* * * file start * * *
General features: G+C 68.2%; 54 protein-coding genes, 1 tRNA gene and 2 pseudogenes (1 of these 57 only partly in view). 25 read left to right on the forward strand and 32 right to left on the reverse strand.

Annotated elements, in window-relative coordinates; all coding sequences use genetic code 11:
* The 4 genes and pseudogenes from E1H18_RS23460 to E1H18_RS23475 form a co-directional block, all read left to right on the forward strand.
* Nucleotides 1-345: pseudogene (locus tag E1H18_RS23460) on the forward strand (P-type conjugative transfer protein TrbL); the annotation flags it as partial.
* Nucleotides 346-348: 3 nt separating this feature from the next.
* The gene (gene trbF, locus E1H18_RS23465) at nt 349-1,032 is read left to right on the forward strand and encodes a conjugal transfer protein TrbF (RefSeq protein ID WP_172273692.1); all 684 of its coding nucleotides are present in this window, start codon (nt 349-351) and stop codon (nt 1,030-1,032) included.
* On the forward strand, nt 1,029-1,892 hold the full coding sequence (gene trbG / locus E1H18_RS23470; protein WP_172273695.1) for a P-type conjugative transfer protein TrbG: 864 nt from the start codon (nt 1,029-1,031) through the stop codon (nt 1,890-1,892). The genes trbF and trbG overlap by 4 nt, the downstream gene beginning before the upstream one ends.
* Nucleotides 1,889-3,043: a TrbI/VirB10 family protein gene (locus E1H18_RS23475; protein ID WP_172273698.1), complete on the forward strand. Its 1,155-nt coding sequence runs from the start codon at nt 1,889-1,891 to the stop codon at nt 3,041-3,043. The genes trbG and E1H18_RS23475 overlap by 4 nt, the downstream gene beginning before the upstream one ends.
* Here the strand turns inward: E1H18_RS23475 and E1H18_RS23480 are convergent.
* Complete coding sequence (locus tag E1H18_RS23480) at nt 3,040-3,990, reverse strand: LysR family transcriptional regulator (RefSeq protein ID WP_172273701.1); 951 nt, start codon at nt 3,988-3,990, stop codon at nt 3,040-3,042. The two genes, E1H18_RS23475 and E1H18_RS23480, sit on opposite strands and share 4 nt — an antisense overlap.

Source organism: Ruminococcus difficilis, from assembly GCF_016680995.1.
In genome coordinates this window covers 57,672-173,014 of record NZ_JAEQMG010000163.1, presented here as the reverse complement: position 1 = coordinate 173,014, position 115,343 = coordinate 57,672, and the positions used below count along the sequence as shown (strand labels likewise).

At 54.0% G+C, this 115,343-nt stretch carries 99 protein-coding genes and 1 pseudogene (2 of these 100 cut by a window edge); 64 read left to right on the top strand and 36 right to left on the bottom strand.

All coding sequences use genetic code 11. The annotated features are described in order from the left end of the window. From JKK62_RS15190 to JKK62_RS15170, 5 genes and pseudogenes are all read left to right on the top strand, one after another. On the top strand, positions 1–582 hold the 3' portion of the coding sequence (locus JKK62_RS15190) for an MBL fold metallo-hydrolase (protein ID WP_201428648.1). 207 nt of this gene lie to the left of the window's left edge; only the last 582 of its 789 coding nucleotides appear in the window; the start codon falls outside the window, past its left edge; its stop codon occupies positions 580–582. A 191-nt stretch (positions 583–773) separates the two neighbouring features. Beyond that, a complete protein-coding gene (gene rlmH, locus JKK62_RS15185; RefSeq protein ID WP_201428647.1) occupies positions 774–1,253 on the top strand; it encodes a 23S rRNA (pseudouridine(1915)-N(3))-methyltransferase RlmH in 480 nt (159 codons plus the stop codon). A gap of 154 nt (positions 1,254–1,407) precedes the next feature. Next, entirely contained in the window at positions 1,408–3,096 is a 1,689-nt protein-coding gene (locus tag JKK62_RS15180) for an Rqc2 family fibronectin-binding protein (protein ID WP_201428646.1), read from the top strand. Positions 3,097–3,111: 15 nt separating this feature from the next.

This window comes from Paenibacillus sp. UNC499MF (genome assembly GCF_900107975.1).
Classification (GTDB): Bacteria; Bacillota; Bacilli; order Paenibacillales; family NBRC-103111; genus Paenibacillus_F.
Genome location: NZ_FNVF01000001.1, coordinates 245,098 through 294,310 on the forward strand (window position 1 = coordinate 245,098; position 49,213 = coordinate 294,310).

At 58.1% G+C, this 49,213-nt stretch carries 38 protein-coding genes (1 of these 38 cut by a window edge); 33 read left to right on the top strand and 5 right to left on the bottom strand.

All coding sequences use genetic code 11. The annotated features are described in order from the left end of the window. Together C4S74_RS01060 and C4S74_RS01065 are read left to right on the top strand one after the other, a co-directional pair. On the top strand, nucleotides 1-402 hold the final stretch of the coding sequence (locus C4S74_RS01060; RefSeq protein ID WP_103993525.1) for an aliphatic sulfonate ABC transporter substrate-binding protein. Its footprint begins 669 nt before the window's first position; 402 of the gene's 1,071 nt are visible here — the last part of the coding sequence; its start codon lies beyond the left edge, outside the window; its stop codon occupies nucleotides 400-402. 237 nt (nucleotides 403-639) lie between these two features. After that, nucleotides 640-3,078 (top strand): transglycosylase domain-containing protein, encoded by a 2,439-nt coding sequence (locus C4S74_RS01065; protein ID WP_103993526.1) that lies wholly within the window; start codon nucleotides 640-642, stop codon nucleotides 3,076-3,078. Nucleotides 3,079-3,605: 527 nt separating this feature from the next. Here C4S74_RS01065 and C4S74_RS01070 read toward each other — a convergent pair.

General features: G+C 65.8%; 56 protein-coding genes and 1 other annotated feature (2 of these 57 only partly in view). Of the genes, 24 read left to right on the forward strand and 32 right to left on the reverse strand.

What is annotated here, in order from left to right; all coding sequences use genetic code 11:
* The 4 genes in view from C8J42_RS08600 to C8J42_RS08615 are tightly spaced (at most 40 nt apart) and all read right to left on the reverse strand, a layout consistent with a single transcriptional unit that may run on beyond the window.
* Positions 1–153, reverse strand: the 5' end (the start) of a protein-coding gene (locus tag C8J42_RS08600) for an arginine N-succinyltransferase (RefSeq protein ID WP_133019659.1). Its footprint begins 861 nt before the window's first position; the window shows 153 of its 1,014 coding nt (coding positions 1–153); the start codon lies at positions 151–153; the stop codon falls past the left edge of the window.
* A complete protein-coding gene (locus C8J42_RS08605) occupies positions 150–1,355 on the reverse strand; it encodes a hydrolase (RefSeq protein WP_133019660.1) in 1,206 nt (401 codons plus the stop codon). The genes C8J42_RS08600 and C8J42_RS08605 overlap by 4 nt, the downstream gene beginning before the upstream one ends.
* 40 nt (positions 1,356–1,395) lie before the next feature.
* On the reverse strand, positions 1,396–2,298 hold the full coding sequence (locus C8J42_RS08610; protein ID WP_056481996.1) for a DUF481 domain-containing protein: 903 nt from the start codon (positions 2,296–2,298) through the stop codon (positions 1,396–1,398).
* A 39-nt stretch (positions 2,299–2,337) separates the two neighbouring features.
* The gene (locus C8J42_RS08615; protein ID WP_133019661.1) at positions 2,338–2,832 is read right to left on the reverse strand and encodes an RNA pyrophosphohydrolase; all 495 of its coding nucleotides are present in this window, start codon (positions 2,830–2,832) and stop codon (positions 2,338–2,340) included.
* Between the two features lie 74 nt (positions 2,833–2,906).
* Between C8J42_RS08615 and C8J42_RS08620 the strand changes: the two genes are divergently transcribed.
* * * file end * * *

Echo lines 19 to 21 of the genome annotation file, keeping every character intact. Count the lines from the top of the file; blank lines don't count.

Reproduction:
All coding sequences use genetic code 11. The annotated features are described in order from the left end of the window. Together C4S74_RS01060 and C4S74_RS01065 are read left to right on the top strand one after the other, a co-directional pair. On the top strand, nucleotides 1-402 hold the final stretch of the coding sequence (locus C4S74_RS01060; RefSeq protein ID WP_103993525.1) for an aliphatic sulfonate ABC transporter substrate-binding protein. Its footprint begins 669 nt before the window's first position; 402 of the gene's 1,071 nt are visible here — the last part of the coding sequence; its start codon lies beyond the left edge, outside the window; its stop codon occupies nucleotides 400-402. 237 nt (nucleotides 403-639) lie between these two features. After that, nucleotides 640-3,078 (top strand): transglycosylase domain-containing protein, encoded by a 2,439-nt coding sequence (locus C4S74_RS01065; protein ID WP_103993526.1) that lies wholly within the window; start codon nucleotides 640-642, stop codon nucleotides 3,076-3,078. Nucleotides 3,079-3,605: 527 nt separating this feature from the next. Here C4S74_RS01065 and C4S74_RS01070 read toward each other — a convergent pair.

General features: G+C 65.8%; 56 protein-coding genes and 1 other annotated feature (2 of these 57 only partly in view). Of the genes, 24 read left to right on the forward strand and 32 right to left on the reverse strand.

What is annotated here, in order from left to right; all coding sequences use genetic code 11: